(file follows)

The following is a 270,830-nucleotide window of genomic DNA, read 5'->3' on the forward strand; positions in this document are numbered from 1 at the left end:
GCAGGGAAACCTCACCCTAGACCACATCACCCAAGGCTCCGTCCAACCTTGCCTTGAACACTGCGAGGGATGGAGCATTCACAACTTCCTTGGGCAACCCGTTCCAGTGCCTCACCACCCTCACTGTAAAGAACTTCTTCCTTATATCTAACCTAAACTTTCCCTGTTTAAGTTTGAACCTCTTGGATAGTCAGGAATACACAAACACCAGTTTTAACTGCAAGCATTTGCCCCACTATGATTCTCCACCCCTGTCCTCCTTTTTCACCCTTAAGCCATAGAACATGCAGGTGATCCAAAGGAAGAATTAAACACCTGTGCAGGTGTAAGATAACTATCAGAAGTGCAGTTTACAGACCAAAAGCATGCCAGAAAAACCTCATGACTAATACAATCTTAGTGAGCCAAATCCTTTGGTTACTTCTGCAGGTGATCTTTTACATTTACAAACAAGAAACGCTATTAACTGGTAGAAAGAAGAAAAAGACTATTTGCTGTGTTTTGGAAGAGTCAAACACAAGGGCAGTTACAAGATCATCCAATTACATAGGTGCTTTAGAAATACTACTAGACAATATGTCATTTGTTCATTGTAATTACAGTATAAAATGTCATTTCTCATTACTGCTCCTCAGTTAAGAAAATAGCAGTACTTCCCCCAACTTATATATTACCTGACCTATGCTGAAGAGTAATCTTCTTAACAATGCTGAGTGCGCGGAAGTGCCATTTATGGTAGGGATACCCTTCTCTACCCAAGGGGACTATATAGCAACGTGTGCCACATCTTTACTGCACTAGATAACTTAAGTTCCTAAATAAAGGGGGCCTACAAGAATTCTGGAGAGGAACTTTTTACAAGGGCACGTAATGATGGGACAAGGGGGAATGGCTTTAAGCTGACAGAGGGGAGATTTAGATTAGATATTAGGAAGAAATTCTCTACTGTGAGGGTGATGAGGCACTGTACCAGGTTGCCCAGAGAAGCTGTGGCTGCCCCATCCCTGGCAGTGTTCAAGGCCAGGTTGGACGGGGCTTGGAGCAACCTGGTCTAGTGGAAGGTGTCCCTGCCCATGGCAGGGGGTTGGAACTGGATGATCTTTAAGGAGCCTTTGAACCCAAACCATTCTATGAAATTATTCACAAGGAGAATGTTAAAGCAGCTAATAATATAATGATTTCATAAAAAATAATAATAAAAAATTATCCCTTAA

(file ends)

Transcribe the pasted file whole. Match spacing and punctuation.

The following is a 270,830-nucleotide window of genomic DNA, read 5'->3' on the forward strand; positions in this document are numbered from 1 at the left end:
GCAGGGAAACCTCACCCTAGACCACATCACCCAAGGCTCCGTCCAACCTTGCCTTGAACACTGCGAGGGATGGAGCATTCACAACTTCCTTGGGCAACCCGTTCCAGTGCCTCACCACCCTCACTGTAAAGAACTTCTTCCTTATATCTAACCTAAACTTTCCCTGTTTAAGTTTGAACCTCTTGGATAGTCAGGAATACACAAACACCAGTTTTAACTGCAAGCATTTGCCCCACTATGATTCTCCACCCCTGTCCTCCTTTTTCACCCTTAAGCCATAGAACATGCAGGTGATCCAAAGGAAGAATTAAACACCTGTGCAGGTGTAAGATAACTATCAGAAGTGCAGTTTACAGACCAAAAGCATGCCAGAAAAACCTCATGACTAATACAATCTTAGTGAGCCAAATCCTTTGGTTACTTCTGCAGGTGATCTTTTACATTTACAAACAAGAAACGCTATTAACTGGTAGAAAGAAGAAAAAGACTATTTGCTGTGTTTTGGAAGAGTCAAACACAAGGGCAGTTACAAGATCATCCAATTACATAGGTGCTTTAGAAATACTACTAGACAATATGTCATTTGTTCATTGTAATTACAGTATAAAATGTCATTTCTCATTACTGCTCCTCAGTTAAGAAAATAGCAGTACTTCCCCCAACTTATATATTACCTGACCTATGCTGAAGAGTAATCTTCTTAACAATGCTGAGTGCGCGGAAGTGCCATTTATGGTAGGGATACCCTTCTCTACCCAAGGGGACTATATAGCAACGTGTGCCACATCTTTACTGCACTAGATAACTTAAGTTCCTAAATAAAGGGGGCCTACAAGAATTCTGGAGAGGAACTTTTTACAAGGGCACGTAATGATGGGACAAGGGGGAATGGCTTTAAGCTGACAGAGGGGAGATTTAGATTAGATATTAGGAAGAAATTCTCTACTGTGAGGGTGATGAGGCACTGTACCAGGTTGCCCAGAGAAGCTGTGGCTGCCCCATCCCTGGCAGTGTTCAAGGCCAGGTTGGACGGGGCTTGGAGCAACCTGGTCTAGTGGAAGGTGTCCCTGCCCATGGCAGGGGGTTGGAACTGGATGATCTTTAAGGAGCCTTTGAACCCAAACCATTCTATGAAATTATTCACAAGGAGAATGTTAAAGCAGCTAATAATATAATGATTTCATAAAAAATAATAATAAAAAATTATCCCTTAA